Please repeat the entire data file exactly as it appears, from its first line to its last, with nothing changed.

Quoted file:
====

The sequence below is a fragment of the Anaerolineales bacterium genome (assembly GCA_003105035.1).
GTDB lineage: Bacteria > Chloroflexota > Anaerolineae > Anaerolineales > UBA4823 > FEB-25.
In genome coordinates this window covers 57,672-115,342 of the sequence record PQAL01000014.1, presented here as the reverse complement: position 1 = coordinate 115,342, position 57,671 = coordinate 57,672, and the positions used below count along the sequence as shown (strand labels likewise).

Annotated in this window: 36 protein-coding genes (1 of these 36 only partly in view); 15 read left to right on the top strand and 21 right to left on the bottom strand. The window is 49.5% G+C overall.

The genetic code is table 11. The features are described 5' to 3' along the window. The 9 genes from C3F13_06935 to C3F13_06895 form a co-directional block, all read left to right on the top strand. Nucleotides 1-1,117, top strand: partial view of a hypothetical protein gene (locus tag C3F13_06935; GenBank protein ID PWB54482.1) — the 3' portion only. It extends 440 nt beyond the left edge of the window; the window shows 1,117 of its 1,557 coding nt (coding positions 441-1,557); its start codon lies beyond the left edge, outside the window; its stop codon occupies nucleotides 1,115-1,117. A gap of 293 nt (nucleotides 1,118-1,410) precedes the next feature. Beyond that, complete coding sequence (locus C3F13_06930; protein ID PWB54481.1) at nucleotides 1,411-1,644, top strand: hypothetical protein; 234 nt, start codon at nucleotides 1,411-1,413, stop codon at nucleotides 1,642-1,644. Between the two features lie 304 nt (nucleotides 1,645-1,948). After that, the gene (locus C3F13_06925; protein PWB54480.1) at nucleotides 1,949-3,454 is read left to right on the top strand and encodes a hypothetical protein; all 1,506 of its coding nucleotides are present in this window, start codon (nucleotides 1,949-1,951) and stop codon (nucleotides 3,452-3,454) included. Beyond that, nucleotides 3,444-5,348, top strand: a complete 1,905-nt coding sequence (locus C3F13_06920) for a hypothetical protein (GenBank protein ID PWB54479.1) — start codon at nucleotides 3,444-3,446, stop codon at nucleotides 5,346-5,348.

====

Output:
The sequence below is a fragment of the Anaerolineales bacterium genome (assembly GCA_003105035.1).
GTDB lineage: Bacteria > Chloroflexota > Anaerolineae > Anaerolineales > UBA4823 > FEB-25.
In genome coordinates this window covers 57,672-115,342 of the sequence record PQAL01000014.1, presented here as the reverse complement: position 1 = coordinate 115,342, position 57,671 = coordinate 57,672, and the positions used below count along the sequence as shown (strand labels likewise).

Annotated in this window: 36 protein-coding genes (1 of these 36 only partly in view); 15 read left to right on the top strand and 21 right to left on the bottom strand. The window is 49.5% G+C overall.

The genetic code is table 11. The features are described 5' to 3' along the window. The 9 genes from C3F13_06935 to C3F13_06895 form a co-directional block, all read left to right on the top strand. Nucleotides 1-1,117, top strand: partial view of a hypothetical protein gene (locus tag C3F13_06935; GenBank protein ID PWB54482.1) — the 3' portion only. It extends 440 nt beyond the left edge of the window; the window shows 1,117 of its 1,557 coding nt (coding positions 441-1,557); its start codon lies beyond the left edge, outside the window; its stop codon occupies nucleotides 1,115-1,117. A gap of 293 nt (nucleotides 1,118-1,410) precedes the next feature. Beyond that, complete coding sequence (locus C3F13_06930; protein ID PWB54481.1) at nucleotides 1,411-1,644, top strand: hypothetical protein; 234 nt, start codon at nucleotides 1,411-1,413, stop codon at nucleotides 1,642-1,644. Between the two features lie 304 nt (nucleotides 1,645-1,948). After that, the gene (locus C3F13_06925; protein PWB54480.1) at nucleotides 1,949-3,454 is read left to right on the top strand and encodes a hypothetical protein; all 1,506 of its coding nucleotides are present in this window, start codon (nucleotides 1,949-1,951) and stop codon (nucleotides 3,452-3,454) included. Beyond that, nucleotides 3,444-5,348, top strand: a complete 1,905-nt coding sequence (locus C3F13_06920) for a hypothetical protein (GenBank protein ID PWB54479.1) — start codon at nucleotides 3,444-3,446, stop codon at nucleotides 5,346-5,348.